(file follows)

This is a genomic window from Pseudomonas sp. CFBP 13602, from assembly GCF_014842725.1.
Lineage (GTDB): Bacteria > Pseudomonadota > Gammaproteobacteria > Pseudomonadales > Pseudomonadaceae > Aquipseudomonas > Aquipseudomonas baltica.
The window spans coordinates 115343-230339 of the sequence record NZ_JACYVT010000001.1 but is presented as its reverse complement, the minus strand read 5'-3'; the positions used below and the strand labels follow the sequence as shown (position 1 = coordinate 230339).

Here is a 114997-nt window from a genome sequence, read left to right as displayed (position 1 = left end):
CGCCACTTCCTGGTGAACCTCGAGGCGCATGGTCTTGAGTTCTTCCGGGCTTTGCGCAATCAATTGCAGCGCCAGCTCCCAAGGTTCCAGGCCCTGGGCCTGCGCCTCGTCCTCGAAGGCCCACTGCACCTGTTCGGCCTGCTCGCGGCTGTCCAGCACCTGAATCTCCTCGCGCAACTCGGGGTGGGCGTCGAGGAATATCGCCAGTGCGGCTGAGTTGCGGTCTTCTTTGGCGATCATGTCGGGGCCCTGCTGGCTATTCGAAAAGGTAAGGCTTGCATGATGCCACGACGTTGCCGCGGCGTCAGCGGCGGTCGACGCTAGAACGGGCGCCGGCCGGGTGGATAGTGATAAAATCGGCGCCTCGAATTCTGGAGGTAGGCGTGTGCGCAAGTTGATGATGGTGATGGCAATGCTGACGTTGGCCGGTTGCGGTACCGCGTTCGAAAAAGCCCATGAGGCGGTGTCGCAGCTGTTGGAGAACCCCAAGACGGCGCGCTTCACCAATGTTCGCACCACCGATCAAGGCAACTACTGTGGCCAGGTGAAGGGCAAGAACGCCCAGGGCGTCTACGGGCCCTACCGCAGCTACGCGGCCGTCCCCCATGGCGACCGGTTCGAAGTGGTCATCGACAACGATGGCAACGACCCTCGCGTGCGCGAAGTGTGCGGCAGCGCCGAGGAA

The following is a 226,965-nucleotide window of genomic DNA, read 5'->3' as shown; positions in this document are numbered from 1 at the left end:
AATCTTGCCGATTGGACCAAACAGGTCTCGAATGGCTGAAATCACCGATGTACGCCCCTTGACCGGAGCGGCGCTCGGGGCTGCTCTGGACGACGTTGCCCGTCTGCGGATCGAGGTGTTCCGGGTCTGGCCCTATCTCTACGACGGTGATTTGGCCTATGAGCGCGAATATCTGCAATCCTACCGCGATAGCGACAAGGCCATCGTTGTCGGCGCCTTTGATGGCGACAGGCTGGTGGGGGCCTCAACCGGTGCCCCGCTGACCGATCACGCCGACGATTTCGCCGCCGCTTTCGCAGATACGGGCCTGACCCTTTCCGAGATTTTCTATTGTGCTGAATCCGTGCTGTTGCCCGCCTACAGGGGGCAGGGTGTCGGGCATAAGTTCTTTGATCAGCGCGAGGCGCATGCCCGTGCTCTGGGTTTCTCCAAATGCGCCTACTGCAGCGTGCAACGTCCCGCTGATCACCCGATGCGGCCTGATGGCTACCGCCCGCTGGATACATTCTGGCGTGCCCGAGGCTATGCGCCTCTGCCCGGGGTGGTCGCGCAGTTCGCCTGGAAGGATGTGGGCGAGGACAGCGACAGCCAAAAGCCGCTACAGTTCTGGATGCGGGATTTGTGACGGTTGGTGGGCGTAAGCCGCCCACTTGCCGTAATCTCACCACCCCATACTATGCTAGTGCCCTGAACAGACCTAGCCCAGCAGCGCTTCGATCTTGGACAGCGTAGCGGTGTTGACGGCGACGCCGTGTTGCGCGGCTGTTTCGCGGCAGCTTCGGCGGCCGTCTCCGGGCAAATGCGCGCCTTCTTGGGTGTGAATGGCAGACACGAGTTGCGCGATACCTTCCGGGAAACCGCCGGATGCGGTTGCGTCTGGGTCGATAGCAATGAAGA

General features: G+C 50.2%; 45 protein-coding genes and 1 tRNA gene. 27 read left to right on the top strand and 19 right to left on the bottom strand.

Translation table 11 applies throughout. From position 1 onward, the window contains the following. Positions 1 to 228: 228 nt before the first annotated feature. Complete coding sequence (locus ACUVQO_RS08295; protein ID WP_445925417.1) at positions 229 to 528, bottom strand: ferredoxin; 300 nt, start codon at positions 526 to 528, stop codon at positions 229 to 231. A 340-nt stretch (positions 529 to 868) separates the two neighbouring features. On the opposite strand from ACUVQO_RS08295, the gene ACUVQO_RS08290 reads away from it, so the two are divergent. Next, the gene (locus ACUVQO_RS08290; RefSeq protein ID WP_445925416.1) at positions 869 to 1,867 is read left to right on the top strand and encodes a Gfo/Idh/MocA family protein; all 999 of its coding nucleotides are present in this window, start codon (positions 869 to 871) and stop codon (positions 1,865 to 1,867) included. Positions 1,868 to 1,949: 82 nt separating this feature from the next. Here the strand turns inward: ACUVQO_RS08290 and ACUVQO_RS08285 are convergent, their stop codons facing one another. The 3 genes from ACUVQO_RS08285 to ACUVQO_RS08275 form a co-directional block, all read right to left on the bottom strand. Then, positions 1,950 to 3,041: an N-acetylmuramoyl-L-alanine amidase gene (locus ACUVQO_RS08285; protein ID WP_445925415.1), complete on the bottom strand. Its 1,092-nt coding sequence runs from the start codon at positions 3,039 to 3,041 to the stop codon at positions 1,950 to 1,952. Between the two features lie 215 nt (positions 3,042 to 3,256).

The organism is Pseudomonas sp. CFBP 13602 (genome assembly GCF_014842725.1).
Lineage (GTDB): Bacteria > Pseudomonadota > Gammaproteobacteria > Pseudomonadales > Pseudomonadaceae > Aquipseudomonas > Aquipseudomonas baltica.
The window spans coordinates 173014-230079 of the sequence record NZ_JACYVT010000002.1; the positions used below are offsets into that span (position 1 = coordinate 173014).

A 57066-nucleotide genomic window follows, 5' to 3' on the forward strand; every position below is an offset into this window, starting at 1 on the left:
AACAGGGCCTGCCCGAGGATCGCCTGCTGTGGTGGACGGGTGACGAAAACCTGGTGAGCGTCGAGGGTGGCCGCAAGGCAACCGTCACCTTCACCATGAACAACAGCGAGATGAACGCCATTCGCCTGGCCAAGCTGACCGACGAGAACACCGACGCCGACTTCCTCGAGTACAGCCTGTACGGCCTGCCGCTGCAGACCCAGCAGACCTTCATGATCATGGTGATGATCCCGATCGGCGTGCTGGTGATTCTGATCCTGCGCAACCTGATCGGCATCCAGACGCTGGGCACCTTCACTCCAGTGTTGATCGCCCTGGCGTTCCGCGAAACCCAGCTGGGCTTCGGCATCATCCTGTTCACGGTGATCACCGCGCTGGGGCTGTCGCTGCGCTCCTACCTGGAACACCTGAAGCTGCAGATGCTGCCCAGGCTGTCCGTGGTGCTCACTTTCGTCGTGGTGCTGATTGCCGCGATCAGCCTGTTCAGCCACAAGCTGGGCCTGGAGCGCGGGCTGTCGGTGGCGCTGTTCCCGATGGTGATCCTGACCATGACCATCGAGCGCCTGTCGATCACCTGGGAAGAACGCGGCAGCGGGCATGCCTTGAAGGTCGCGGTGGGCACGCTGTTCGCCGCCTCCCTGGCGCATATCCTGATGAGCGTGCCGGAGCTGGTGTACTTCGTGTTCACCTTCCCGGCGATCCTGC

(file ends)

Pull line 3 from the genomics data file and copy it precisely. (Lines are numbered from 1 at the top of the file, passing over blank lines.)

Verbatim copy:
The window spans coordinates 115343-230339 of the sequence record NZ_JACYVT010000001.1 but is presented as its reverse complement, the minus strand read 5'-3'; the positions used below and the strand labels follow the sequence as shown (position 1 = coordinate 230339).